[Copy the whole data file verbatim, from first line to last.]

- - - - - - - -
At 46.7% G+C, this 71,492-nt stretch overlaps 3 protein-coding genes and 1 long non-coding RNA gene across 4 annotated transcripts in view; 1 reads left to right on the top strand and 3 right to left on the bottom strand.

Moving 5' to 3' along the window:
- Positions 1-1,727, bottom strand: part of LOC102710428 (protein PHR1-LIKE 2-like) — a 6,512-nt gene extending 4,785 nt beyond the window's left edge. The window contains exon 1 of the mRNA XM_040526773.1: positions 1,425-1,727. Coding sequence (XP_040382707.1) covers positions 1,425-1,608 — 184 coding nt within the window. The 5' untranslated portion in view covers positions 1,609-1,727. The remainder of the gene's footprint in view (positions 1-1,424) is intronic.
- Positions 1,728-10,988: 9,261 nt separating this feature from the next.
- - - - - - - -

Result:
At 46.7% G+C, this 71,492-nt stretch overlaps 3 protein-coding genes and 1 long non-coding RNA gene across 4 annotated transcripts in view; 1 reads left to right on the top strand and 3 right to left on the bottom strand.

Moving 5' to 3' along the window:
- Positions 1-1,727, bottom strand: part of LOC102710428 (protein PHR1-LIKE 2-like) — a 6,512-nt gene extending 4,785 nt beyond the window's left edge. The window contains exon 1 of the mRNA XM_040526773.1: positions 1,425-1,727. Coding sequence (XP_040382707.1) covers positions 1,425-1,608 — 184 coding nt within the window. The 5' untranslated portion in view covers positions 1,609-1,727. The remainder of the gene's footprint in view (positions 1-1,424) is intronic.
- Positions 1,728-10,988: 9,261 nt separating this feature from the next.